Charlie: The pilots don't offer any gameplay differences, only audio/visual. The plane evolves over the course of the game as you complete missions and collect upgrade crates. We think you'll find the end-game plane a very different beast from the one you start in!


There seems to be a lot going on - what will we be doing besides dogfighting? 

Mike: You will at first be mostly crashing. Then when you've got combat and landing down, you'll be coping with an emergent war of your very own! The proper water-cooler moments from Rogue Aces are those moments where a load of absolute random crazy interactions happen and all hell breaks loose.

Charlie: Yeah! Mostly blowing stuff! You may be defending against incoming bombers, rescuing some POWs, strafing ground troops or capturing enemy bases to push your troops forward. And that's just the tip of the iceberg.

Everything seems to happen at breakneck speed. Is there any resource management or strategy involved? 

Charlie: Yes, there is a strategy around pushing forwards into enemy territory, but not so fast you out pace your upgrade level, as you will quickly get overwhelmed. Capturing enemy bases gives you forward refuel and rearm points and also means new enemy planes have to fly further to reach you.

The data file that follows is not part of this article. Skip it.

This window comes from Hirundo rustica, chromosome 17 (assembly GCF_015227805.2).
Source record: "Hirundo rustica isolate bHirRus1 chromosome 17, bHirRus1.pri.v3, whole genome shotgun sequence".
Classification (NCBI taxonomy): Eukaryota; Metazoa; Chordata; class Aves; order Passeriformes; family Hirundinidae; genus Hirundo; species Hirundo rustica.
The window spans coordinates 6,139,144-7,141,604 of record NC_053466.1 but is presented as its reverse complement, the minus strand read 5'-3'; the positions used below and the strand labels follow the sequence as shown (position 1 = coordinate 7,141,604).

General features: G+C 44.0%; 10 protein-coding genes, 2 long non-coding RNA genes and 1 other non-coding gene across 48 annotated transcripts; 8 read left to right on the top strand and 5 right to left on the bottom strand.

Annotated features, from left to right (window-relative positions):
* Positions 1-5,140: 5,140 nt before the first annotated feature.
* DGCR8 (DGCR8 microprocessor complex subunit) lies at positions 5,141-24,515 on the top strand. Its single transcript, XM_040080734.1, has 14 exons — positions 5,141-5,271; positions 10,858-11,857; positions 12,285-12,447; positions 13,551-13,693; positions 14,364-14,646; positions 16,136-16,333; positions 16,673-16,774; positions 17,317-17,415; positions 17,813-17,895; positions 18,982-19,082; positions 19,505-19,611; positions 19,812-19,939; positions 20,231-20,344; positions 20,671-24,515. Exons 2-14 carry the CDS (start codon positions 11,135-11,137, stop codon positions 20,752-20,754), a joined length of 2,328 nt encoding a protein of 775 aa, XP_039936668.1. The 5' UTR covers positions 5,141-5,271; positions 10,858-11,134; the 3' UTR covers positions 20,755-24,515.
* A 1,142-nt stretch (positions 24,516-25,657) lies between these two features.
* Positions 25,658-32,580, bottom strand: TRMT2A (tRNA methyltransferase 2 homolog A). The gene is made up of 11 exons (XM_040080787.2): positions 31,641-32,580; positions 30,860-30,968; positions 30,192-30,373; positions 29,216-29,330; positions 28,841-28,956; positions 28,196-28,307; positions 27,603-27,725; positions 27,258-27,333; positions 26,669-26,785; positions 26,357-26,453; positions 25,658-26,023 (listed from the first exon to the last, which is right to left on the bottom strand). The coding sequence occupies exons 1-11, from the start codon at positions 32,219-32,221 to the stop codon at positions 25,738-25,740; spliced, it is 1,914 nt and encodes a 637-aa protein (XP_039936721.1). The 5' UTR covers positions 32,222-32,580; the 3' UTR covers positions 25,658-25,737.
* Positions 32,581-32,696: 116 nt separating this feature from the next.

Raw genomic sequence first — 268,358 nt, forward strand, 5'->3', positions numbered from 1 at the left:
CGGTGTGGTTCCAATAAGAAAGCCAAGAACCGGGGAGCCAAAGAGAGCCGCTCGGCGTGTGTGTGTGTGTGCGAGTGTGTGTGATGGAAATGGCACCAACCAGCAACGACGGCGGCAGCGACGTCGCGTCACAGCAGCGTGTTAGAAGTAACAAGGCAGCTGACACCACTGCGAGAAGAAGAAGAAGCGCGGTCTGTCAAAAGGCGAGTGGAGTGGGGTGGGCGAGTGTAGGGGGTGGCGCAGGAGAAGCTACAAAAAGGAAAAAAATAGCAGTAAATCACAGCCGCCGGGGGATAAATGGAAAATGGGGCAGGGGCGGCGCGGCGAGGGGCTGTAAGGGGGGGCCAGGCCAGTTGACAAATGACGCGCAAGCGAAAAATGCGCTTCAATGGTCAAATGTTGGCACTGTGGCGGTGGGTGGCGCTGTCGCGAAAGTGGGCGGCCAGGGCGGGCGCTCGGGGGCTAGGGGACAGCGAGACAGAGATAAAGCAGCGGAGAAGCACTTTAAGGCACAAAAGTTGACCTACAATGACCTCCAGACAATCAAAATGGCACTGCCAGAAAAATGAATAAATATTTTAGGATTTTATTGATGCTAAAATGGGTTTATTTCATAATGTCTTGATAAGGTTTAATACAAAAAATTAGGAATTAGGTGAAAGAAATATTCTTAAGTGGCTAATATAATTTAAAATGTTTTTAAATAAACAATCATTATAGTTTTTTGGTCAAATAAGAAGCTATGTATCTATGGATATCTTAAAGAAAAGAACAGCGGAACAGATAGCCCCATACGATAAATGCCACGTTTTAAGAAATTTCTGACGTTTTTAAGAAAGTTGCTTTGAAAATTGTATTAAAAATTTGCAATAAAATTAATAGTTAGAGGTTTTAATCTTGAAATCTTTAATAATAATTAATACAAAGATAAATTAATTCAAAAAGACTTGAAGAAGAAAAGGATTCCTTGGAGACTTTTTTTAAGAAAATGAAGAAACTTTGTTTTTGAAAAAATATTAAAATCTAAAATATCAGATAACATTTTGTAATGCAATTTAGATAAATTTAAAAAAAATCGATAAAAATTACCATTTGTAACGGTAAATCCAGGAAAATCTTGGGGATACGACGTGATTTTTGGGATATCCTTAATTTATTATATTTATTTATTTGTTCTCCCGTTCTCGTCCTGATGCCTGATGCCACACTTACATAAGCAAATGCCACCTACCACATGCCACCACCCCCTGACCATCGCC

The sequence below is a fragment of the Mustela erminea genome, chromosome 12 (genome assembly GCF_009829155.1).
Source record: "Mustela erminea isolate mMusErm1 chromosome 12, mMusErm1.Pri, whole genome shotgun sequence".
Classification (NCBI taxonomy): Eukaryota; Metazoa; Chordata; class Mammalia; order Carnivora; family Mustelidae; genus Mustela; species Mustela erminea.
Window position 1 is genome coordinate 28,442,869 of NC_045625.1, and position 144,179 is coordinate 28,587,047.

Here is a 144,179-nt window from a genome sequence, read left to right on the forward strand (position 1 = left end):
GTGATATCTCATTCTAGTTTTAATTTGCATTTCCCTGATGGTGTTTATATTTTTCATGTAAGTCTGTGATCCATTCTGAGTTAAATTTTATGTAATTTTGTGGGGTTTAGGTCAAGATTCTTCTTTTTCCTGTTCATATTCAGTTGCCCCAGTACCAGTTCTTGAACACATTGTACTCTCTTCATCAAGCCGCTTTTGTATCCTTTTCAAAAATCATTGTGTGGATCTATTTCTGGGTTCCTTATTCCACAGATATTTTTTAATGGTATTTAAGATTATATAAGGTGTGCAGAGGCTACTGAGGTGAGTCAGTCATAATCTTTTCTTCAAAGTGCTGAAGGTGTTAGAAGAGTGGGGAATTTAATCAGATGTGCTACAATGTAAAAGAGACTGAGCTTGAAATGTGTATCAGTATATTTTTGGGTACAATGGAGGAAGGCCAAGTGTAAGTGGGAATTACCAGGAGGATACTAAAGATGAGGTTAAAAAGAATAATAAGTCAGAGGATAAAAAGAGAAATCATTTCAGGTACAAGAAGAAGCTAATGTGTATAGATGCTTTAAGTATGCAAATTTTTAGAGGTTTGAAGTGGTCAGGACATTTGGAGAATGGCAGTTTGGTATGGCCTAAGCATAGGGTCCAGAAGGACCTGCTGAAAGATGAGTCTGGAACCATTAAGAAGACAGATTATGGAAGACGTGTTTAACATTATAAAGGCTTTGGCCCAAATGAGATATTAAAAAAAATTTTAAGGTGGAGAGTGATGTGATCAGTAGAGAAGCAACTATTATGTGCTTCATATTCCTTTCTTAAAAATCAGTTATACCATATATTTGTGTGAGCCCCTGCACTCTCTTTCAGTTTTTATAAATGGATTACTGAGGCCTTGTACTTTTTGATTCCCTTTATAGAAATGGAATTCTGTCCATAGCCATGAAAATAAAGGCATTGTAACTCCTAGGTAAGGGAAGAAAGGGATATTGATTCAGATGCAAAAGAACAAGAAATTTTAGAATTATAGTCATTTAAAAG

Mike: It's also very important to keep getting those upgrade crates from enemy planes, but to keep those coming you'll need to complete missions. All the while trying to keep your plane in the air and out flying those trying to shoot you down. And watching your ever depleting fuel reserves!


One part of the trailer had a pilot parachuting while throwing a grenade to take out an enemy plane (which was awesome, by the way). Are there more opportunities for improvisation or action outside of flying planes like that? 

Charlie: Yes! You can steal enemy planes mid-flight by ejecting, but not opening your parachute. This is a very important tactic as it refills ordnance and fuel. But you also inherit any damage you did to that plane, so pick your victim wisely.

Mike: Yeah this the aerial steal! It's not explained in the tutorial, we hope people will find out about it for themselves one way or another. It's a crazy all, or nothing mechanic and we're pretty pleased with how we've made that feel for the player. 

Were there any advantages or challenges with the game being 2D?